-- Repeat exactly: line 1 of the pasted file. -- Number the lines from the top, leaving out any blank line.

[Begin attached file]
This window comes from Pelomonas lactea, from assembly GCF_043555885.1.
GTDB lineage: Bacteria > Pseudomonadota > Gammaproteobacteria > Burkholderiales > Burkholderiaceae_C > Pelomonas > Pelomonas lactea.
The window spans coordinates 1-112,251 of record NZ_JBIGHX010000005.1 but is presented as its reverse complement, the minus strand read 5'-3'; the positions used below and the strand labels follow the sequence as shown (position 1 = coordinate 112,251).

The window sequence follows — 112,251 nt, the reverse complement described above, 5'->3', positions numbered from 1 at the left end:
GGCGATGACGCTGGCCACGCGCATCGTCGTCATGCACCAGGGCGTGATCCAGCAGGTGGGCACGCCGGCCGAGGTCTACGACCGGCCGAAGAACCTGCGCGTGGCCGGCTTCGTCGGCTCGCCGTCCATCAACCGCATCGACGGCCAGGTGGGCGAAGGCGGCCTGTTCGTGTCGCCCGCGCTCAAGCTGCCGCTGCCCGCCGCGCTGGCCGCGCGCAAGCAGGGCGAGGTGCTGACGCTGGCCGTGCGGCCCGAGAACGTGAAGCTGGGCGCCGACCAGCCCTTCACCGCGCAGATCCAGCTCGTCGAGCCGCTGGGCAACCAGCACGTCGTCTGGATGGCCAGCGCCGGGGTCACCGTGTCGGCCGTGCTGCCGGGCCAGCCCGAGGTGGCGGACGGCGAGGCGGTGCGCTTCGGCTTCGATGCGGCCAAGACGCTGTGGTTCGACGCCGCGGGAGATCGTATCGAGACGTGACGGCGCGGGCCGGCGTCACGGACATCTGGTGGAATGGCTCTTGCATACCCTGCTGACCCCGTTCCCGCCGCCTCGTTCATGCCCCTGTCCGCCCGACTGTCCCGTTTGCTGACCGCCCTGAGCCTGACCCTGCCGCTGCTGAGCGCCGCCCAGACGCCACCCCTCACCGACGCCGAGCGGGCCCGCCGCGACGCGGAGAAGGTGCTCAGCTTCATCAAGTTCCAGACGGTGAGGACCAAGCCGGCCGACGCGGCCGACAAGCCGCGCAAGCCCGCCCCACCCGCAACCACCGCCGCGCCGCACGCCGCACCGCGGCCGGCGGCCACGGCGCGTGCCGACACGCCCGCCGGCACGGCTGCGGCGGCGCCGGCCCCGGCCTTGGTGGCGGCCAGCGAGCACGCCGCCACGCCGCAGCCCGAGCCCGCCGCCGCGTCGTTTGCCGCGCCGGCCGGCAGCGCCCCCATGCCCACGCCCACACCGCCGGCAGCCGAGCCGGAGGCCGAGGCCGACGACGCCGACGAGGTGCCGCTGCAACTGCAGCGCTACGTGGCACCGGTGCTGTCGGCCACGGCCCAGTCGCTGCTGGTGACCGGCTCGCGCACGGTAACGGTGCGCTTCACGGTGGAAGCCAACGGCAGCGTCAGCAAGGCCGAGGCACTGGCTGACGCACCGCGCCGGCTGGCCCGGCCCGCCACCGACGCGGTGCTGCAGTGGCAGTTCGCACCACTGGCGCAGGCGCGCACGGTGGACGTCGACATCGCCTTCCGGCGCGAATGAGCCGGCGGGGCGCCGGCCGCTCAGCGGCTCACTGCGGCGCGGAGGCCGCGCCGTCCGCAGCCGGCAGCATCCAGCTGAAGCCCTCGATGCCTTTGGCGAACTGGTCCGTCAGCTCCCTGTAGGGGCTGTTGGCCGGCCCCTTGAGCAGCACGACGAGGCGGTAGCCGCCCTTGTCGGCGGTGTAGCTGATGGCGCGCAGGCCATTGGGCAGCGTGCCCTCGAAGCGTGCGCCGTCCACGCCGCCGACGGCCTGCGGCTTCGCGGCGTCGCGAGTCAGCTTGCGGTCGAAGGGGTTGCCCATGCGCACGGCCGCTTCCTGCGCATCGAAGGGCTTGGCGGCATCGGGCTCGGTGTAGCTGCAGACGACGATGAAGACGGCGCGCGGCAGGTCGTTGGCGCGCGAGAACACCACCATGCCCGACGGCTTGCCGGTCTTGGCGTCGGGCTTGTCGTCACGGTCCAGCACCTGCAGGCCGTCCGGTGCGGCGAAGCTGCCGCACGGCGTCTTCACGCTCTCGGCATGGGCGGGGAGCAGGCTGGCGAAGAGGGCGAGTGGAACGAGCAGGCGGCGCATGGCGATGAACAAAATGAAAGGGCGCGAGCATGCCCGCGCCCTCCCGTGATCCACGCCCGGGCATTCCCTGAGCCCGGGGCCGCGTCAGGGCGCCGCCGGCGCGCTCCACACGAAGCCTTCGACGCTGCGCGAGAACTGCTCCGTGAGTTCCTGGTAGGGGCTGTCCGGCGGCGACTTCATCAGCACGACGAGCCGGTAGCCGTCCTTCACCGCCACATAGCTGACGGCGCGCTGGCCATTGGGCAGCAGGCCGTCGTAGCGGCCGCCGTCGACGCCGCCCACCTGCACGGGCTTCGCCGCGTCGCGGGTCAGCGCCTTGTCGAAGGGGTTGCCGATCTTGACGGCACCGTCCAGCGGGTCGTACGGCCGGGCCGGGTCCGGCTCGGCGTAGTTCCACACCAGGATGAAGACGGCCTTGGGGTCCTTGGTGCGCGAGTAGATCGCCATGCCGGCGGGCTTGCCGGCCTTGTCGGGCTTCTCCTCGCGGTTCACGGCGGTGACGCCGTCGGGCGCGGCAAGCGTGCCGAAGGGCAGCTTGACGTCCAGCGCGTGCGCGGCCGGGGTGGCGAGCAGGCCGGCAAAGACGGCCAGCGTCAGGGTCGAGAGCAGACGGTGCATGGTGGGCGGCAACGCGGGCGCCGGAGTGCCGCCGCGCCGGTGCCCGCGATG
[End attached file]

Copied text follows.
This window comes from Pelomonas lactea, from assembly GCF_043555885.1.